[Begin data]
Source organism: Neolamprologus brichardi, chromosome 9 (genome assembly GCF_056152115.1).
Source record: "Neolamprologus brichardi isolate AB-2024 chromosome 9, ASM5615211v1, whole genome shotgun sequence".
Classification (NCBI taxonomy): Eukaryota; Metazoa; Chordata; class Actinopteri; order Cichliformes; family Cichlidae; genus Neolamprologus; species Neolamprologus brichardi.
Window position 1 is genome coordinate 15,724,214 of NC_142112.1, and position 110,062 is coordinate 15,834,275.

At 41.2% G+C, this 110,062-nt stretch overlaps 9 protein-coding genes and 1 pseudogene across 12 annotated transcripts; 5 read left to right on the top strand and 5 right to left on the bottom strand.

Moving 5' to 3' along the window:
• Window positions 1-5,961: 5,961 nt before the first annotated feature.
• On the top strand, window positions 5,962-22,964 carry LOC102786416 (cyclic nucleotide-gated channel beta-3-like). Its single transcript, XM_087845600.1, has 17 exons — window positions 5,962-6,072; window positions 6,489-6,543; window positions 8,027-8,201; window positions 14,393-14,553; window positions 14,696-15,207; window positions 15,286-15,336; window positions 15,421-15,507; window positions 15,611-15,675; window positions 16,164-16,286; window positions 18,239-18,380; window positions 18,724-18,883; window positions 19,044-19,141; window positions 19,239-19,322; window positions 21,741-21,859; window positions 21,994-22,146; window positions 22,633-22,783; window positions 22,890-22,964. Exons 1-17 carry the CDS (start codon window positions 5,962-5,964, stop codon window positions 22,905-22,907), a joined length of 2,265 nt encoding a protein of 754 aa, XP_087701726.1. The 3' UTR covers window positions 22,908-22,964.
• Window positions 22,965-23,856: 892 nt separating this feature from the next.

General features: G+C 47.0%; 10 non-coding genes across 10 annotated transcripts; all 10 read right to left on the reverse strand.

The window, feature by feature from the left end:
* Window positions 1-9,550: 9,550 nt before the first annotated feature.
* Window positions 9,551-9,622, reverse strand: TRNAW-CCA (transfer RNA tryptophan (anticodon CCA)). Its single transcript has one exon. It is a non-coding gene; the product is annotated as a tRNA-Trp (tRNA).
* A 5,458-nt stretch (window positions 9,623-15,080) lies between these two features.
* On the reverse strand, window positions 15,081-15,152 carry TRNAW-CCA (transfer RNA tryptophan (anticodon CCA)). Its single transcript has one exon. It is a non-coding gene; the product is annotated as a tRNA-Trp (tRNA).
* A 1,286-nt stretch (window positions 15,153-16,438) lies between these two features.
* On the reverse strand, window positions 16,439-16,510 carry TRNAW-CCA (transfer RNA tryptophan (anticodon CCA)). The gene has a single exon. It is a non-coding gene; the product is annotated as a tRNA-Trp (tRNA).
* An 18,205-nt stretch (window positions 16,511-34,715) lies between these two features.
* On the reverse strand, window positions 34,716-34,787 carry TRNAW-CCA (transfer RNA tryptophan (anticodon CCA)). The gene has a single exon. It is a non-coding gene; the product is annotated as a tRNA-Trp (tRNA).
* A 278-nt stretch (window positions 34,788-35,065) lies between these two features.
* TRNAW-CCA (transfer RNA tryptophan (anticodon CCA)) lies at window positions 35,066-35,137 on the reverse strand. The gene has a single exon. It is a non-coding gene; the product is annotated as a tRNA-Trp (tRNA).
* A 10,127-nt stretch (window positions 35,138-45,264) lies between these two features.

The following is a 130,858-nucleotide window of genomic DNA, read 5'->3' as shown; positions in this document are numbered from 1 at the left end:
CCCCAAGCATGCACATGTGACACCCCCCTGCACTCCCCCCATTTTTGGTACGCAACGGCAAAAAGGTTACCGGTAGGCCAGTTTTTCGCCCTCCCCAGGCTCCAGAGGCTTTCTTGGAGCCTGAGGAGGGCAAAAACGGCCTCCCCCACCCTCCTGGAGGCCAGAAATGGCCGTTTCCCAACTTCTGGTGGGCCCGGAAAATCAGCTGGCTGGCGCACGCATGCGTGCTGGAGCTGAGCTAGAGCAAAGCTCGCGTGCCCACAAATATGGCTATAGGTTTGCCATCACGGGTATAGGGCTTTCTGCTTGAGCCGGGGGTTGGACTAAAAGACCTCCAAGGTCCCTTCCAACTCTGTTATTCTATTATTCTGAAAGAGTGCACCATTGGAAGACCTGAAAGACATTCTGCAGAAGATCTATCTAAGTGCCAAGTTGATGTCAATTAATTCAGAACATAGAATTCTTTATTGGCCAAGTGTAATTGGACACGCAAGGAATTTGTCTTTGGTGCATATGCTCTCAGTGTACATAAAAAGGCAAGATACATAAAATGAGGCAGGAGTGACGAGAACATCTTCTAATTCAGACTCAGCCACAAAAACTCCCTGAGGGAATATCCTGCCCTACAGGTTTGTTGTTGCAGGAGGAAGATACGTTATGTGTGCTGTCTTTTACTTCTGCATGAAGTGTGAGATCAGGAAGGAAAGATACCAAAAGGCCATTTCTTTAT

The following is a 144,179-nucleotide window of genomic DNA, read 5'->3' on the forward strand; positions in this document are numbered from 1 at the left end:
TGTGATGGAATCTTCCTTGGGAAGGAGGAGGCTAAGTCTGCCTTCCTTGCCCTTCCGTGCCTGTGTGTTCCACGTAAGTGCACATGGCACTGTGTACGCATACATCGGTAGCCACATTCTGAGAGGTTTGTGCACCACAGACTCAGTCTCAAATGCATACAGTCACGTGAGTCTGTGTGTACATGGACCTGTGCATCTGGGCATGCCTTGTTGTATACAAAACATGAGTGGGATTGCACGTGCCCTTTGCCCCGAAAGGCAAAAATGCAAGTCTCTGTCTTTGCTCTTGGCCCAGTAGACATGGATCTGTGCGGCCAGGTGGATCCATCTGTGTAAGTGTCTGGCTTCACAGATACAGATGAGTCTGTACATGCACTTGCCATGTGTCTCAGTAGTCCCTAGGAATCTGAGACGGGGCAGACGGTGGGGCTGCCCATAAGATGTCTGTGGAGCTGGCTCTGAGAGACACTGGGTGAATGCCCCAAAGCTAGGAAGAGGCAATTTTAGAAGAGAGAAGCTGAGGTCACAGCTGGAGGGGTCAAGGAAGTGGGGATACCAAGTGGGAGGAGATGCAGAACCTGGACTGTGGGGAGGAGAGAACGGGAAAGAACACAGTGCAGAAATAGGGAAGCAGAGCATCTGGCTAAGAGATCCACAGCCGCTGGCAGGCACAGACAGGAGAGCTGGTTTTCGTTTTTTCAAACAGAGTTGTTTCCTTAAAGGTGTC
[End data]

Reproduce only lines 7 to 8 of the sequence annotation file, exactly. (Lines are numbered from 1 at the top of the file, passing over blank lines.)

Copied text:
• Window positions 1-5,961: 5,961 nt before the first annotated feature.
• On the top strand, window positions 5,962-22,964 carry LOC102786416 (cyclic nucleotide-gated channel beta-3-like). Its single transcript, XM_087845600.1, has 17 exons — window positions 5,962-6,072; window positions 6,489-6,543; window positions 8,027-8,201; window positions 14,393-14,553; window positions 14,696-15,207; window positions 15,286-15,336; window positions 15,421-15,507; window positions 15,611-15,675; window positions 16,164-16,286; window positions 18,239-18,380; window positions 18,724-18,883; window positions 19,044-19,141; window positions 19,239-19,322; window positions 21,741-21,859; window positions 21,994-22,146; window positions 22,633-22,783; window positions 22,890-22,964. Exons 1-17 carry the CDS (start codon window positions 5,962-5,964, stop codon window positions 22,905-22,907), a joined length of 2,265 nt encoding a protein of 754 aa, XP_087701726.1. The 3' UTR covers window positions 22,908-22,964.